You may remember a little while ago, I told you about my favourite little gadget, the Breville Blend Active Pro. It’s perfect for smoothies, purées and sauces because it’s small and neat, but I’ve often thought how nice it would be to have a bit of a bigger receptacle (is that the right word?) so I could use it for soups and stuff like that without having to haul out my enormous blender/liquidiser. Well, happy days are here, because there’s now a fab new Blend Active accessory pack which includes a whole bunch of attachments that allow it to do loads more stuff: whip cream, process larger amounts of food, grind herbs, and even juice fruit! Breville set me a little challenge to come up with a delicious hummus recipe using the Blend Active Pro and new accessory pack, and I had great fun playing with flavours. I think you’ll like this Moroccan spiced hummus with spiced roasted chickpeas – and I’m still thinking about ways to make it even more delicious (see notes at the end).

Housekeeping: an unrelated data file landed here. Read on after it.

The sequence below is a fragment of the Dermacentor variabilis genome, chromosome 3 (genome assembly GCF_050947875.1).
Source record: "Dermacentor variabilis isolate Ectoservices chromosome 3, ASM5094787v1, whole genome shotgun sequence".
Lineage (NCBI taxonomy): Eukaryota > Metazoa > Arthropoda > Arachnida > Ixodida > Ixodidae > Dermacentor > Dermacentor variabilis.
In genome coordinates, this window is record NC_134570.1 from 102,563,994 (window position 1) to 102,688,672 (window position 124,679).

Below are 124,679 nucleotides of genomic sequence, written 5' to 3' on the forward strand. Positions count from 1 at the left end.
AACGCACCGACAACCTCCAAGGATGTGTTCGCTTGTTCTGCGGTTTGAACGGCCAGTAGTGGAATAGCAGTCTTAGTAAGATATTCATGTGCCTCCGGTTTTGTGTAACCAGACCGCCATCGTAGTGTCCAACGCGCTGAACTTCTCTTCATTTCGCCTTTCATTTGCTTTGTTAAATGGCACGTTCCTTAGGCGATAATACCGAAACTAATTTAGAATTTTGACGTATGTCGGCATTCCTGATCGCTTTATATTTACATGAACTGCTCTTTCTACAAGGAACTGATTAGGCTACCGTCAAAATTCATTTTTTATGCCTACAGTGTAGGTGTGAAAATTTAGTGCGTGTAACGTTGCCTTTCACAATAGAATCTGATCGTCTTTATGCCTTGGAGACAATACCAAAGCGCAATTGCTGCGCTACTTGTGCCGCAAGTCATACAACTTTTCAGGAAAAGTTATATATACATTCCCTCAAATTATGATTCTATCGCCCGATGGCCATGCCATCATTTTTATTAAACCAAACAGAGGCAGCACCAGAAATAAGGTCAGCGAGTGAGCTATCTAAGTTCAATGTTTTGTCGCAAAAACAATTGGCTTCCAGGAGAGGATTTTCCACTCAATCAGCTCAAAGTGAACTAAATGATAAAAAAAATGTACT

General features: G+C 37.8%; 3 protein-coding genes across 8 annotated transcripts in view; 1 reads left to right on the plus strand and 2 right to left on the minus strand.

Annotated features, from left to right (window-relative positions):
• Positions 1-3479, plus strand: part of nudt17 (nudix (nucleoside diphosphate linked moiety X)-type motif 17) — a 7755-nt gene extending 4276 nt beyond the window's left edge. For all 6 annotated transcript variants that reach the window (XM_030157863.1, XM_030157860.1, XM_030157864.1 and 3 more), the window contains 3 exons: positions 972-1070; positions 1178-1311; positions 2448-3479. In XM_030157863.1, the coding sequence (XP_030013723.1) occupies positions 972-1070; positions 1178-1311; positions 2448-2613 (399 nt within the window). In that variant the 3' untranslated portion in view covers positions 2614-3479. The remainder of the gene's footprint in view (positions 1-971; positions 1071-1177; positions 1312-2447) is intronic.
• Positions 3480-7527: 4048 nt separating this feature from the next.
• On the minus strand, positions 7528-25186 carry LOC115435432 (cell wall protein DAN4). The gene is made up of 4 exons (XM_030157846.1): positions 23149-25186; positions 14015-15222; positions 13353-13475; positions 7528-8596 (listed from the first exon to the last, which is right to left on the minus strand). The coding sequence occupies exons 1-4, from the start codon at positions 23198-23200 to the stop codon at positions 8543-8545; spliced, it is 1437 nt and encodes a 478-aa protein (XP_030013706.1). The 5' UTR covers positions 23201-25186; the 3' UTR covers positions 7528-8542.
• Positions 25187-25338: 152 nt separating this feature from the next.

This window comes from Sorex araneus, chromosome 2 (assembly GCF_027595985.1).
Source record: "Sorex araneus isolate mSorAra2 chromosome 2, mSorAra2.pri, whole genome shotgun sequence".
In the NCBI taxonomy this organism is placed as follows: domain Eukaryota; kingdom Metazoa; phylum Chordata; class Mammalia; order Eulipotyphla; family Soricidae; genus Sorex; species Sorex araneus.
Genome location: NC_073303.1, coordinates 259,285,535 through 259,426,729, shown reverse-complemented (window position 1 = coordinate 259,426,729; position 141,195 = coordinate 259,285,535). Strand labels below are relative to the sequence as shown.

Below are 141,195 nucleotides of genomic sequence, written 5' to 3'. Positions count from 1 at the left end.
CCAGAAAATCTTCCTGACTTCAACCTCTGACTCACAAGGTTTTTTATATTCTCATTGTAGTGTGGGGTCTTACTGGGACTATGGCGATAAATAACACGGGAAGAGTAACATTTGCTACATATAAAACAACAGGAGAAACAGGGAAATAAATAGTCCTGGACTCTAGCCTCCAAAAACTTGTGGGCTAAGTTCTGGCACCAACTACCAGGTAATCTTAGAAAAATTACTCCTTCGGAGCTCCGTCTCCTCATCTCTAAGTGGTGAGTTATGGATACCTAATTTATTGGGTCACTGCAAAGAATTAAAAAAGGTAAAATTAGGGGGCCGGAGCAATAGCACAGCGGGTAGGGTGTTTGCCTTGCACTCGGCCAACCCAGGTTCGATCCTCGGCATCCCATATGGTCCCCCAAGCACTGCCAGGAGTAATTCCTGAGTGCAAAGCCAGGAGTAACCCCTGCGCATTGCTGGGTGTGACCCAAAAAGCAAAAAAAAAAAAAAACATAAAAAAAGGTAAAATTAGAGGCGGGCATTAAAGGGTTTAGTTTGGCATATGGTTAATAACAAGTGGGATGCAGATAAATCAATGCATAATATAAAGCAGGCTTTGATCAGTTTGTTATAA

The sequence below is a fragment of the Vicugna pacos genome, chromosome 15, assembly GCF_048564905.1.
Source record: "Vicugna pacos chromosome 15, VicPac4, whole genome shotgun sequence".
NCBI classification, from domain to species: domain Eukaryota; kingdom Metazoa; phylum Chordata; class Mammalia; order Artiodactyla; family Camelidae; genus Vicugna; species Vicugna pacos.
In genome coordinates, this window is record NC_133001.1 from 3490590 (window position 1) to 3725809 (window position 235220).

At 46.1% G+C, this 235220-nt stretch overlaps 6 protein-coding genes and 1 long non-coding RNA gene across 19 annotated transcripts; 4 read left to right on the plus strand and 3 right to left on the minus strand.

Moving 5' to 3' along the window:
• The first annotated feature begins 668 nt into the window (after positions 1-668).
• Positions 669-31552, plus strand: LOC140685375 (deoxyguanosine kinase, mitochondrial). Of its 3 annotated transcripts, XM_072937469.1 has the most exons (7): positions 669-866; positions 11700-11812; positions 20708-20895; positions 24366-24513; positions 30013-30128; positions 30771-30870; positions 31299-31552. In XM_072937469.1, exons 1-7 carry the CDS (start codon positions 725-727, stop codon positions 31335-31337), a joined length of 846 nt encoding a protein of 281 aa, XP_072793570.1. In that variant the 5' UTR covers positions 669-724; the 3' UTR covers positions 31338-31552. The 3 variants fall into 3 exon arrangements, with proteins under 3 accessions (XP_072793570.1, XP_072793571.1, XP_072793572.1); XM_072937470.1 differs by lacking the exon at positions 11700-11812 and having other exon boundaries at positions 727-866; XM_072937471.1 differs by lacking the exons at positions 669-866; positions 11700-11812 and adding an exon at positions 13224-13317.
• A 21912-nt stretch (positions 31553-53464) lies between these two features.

One of the challenges that many students seem to face when they first move away from home is finding inspiration for decent, cheap meals. It’s not just inspiration that’s the problem either: obviously they’ve got a limited budget and they’re probably not used to supermarket shopping either (let alone on a budget), so they’re overwhelmed with the price and choice of food and end up sticking to the same two or three things that they know how to cook (or blowing a week’s budget on Domino’s then eating beans on toast at the end of the month). I promised Charlie I’d start to write up a few simple, quick and – most importantly – healthy recipes that he can refer to, so I came up this easy veggie lentil chilli for him, but honestly, we liked this one so much I’ve been making it about once a week. I serve it with brown rice and top with a handful of salad, sour cream or avocado. It’s also delicious served with sausages (veggie or otherwise). Read more